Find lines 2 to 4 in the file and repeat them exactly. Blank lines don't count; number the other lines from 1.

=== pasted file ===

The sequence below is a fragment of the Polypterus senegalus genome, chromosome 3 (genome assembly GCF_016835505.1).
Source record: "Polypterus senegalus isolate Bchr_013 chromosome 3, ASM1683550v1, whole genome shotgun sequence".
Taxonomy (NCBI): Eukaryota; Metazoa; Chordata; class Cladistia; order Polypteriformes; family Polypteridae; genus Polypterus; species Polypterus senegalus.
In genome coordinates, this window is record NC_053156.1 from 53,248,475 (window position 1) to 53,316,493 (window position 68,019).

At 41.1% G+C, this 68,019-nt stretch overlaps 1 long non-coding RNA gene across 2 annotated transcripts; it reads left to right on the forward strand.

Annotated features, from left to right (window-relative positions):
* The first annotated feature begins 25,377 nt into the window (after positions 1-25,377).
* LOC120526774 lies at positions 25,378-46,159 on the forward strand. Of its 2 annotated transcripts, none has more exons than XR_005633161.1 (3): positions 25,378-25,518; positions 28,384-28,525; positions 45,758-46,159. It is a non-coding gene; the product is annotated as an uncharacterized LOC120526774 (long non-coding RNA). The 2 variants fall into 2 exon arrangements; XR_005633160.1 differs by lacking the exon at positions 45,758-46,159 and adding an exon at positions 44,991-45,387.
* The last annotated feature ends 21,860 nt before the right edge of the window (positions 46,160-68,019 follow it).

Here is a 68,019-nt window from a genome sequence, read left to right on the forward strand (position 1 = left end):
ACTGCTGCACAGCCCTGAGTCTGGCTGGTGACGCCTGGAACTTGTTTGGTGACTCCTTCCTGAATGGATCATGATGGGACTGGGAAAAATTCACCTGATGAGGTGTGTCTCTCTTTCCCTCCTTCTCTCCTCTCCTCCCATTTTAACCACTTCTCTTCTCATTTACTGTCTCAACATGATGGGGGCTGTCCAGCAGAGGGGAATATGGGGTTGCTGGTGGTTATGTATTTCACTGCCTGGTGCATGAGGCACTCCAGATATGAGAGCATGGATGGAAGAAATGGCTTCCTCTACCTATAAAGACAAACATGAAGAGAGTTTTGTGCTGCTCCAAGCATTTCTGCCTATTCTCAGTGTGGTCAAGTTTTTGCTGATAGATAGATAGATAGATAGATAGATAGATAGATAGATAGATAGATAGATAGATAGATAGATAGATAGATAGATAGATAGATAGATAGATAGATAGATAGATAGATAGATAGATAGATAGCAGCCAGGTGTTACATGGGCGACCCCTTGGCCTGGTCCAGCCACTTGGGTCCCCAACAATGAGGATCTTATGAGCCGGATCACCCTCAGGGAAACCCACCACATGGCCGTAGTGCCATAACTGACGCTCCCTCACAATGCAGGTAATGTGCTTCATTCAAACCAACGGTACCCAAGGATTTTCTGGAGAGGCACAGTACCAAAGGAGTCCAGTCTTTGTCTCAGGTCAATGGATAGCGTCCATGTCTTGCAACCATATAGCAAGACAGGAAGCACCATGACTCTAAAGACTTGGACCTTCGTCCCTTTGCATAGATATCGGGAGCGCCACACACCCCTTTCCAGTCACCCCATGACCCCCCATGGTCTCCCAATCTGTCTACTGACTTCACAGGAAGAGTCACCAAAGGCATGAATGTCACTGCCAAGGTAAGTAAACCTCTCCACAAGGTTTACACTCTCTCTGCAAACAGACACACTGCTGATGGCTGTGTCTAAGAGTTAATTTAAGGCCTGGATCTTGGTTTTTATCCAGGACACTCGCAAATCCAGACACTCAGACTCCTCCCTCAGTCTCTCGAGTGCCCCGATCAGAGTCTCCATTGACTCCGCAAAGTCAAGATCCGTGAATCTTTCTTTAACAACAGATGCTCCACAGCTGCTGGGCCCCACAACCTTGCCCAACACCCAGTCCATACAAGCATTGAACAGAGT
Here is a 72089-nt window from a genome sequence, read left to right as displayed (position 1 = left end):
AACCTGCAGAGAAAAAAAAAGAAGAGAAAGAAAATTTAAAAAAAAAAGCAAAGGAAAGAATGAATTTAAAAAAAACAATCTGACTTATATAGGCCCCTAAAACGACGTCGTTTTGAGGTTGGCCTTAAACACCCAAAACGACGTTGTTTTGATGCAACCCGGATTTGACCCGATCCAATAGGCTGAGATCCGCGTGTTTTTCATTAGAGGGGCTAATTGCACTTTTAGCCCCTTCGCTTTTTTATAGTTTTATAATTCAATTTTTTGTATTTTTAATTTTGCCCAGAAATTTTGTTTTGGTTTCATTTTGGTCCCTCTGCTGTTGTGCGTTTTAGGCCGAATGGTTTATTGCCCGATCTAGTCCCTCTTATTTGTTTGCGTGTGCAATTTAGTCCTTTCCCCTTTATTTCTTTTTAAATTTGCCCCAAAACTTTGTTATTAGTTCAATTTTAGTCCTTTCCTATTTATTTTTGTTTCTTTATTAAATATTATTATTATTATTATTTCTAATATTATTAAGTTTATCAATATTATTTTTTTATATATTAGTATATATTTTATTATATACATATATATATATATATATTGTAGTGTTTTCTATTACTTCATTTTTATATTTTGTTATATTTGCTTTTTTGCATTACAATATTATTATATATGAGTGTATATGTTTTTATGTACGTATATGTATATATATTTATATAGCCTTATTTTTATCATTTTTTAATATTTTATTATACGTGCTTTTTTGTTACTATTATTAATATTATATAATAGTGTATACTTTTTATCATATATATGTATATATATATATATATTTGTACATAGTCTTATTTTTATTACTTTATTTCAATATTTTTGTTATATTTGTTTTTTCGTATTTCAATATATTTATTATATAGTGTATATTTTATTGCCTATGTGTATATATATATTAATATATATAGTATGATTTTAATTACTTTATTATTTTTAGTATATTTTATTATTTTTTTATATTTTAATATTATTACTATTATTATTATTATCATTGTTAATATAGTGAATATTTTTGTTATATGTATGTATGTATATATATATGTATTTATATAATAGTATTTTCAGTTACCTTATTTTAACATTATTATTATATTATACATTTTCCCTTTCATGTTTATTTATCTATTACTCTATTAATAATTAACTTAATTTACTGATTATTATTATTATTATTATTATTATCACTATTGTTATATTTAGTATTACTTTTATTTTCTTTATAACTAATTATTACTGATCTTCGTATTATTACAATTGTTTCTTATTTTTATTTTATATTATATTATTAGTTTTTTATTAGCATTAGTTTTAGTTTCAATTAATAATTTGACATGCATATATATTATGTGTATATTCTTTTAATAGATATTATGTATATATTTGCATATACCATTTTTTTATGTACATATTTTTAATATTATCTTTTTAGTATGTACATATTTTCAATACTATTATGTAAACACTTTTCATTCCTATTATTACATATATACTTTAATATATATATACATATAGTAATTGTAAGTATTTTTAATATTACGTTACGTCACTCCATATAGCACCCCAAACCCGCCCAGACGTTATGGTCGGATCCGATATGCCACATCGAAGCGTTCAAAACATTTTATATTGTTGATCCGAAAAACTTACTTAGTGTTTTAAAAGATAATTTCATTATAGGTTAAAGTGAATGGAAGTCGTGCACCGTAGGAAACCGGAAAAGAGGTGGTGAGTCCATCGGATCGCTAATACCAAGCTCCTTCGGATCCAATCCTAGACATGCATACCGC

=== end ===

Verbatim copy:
Source record: "Polypterus senegalus isolate Bchr_013 chromosome 3, ASM1683550v1, whole genome shotgun sequence".
Taxonomy (NCBI): Eukaryota; Metazoa; Chordata; class Cladistia; order Polypteriformes; family Polypteridae; genus Polypterus; species Polypterus senegalus.
In genome coordinates, this window is record NC_053156.1 from 53,248,475 (window position 1) to 53,316,493 (window position 68,019).